Perhaps the relationship between mother and child is the one that comes closest to oneness, especially in the initial years when the child knows no separation and the mother willingly focuses on the welfare of her young. Even in later years, parents are usually willing to put the interest of their children ahead of theirs, but unfortunately often stoop to controlling and manipulating them too.
Whether at work, at home, in public or in private, we remain all too often at odds with other people.
So where does it all stop? The sages quite rightly say that because the Other is ultimately an illusion, the only way to come out of it is to go within; into our own inner world of thoughts, feelings, reactions, fantasies, traumas and so on. It is here that the journey of dissolution begins.
As we go deep within, we become better acquainted with ourselves. We discover the defenses behind which we hide our sense of inadequacy. We discover the many masks we don when in company with others and perhaps even with our own. We also see our tender emotions, often hid for fear of being hurt – the part of us that longs to connect, the part that is hungry for love.
For all of us there are just two entities: I and the Other. This inconvenient Other is the source of all our pain, anger, misery, jealousy, revenge and yes, fl eeting moments of joy and ecstacy.
We discover the shadow side we often do not own – our need to control and manipulate, or the parts that are greedy or lazy or covetous. On and on goes the discovery. This is perhaps the hardest part of the spiritual enterprise – to see ourselves fully and objectively. But if we do our spiritual practice faithfully, and that should definitely involve some aspect of loving and accepting ourselves, we will find an increasing capacity to accept all that we see.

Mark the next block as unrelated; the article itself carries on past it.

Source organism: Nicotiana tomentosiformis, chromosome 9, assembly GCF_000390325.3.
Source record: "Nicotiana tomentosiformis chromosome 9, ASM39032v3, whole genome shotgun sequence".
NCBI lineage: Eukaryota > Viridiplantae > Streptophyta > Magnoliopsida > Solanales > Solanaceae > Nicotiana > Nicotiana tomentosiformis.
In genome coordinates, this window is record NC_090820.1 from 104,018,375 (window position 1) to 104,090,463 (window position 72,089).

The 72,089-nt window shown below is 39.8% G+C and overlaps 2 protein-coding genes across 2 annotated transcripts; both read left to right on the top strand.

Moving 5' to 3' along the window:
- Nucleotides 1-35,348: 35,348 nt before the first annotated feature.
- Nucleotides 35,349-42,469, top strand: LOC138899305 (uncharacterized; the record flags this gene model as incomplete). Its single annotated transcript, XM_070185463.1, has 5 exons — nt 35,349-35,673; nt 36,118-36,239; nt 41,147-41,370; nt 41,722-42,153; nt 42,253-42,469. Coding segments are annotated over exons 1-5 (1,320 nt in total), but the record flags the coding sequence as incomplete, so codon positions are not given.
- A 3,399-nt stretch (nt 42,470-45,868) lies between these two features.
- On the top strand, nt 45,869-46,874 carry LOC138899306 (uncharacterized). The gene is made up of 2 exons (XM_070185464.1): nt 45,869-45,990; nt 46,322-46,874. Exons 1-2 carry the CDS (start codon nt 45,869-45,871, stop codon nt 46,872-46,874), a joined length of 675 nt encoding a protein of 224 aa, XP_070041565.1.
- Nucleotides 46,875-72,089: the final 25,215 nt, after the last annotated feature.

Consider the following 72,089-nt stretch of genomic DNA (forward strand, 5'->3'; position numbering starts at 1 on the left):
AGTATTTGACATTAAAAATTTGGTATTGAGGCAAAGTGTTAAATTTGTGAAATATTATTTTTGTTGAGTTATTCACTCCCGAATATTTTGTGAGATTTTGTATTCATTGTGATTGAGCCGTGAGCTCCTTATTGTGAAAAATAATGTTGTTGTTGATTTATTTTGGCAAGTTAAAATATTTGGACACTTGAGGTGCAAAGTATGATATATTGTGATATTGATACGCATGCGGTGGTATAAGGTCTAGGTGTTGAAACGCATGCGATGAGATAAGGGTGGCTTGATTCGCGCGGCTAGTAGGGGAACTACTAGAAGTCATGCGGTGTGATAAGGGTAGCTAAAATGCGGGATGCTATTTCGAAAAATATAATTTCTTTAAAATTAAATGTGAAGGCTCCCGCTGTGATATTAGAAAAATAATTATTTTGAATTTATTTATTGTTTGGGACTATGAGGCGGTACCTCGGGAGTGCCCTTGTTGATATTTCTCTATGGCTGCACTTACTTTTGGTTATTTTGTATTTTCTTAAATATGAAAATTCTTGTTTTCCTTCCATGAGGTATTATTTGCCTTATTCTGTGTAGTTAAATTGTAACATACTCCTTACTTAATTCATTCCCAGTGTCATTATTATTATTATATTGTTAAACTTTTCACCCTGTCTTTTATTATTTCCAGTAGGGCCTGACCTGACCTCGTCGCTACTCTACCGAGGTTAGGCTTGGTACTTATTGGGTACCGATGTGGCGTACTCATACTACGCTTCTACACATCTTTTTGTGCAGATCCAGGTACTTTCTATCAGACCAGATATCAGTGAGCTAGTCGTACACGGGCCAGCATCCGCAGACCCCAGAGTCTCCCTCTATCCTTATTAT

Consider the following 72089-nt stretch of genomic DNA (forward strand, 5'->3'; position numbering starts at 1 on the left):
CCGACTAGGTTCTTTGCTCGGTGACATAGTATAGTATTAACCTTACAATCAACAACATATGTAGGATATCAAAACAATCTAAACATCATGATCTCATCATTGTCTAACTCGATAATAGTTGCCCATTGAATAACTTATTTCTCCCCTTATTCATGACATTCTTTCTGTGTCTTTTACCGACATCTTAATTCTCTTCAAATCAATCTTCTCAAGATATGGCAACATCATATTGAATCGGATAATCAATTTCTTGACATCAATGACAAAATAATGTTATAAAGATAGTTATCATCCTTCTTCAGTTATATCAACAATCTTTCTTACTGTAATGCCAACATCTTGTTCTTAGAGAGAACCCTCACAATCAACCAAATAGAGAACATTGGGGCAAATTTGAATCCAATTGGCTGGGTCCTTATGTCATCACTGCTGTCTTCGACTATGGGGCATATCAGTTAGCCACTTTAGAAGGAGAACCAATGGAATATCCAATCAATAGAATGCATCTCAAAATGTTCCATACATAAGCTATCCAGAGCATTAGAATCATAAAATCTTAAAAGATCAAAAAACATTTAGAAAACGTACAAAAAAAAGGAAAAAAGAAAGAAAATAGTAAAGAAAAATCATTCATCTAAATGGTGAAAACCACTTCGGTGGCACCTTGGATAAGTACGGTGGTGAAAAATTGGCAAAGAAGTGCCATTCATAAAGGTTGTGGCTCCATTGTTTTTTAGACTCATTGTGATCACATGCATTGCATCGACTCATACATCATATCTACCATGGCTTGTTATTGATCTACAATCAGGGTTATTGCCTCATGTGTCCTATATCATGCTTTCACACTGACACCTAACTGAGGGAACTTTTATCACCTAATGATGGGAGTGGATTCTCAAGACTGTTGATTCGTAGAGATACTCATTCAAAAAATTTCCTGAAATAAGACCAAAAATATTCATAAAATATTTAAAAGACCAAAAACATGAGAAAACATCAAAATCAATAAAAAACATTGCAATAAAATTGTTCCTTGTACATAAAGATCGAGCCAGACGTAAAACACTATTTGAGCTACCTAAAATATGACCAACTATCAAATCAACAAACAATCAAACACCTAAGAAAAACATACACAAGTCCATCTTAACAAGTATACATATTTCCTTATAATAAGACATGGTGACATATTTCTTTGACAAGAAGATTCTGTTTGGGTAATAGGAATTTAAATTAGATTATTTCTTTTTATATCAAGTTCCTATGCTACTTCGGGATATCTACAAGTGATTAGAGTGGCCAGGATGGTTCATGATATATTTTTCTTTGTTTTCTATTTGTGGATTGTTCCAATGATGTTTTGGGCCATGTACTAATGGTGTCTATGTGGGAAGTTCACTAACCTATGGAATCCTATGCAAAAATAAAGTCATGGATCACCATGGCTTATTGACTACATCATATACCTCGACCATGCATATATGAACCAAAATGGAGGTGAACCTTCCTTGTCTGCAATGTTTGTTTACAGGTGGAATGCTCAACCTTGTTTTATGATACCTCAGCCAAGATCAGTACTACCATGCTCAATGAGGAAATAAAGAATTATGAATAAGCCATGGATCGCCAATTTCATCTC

The more we can accept, the more space we have for ourselves and that is when we make the astonishing discovery. The Other never really affected us. It was our reactions, feelings and thoughts that they brought up in us that we could not accept. If I can accept the anger the Other brings up in me, do I have a problem with the Other? If I can accept the lust the Other arouses in me, will I want to possess the Other? If I can accept the resistance I feel when the Other wants to manipulate me, will I allow myself to be manipulated? If I accept the loneliness I feel, will I long for the Other? If I accept my inadequacies, will I want to prop up my ego by putting down the Other?
The more we learn to love and accept ourselves, the more the dents and scratches, the scabs and wounds, the hurts and traumas of separation begin to heal. We take back the power that we had falsely invested in the Other. Compassionately, we refuse to support them in their need for control, manipulation, possession or otherwise, for they too are inherently whole. Our emotional, psychological and physical needs fall away. Strength, power, and self-reliance rise. We feel protean, capable of coping with any challenge that life throws at us. We stand before life, whole and perfect, open to all that comes our way.
However, those who are ready to discover their own selves will take their cues from us. They will seek out our company and when we give ourselves permission to be who we are, we give them the permission too.
Free of needs, we freely give and freely take. Relationships become full and joyous, vibrant with love and care. As we become more essential we focus more and more on the welfare of the other and through it discover an endless source of happiness. Conflict drops because what the Other wants we want also.
And so we learn to live in total freedom and yet in total engagement with the Other.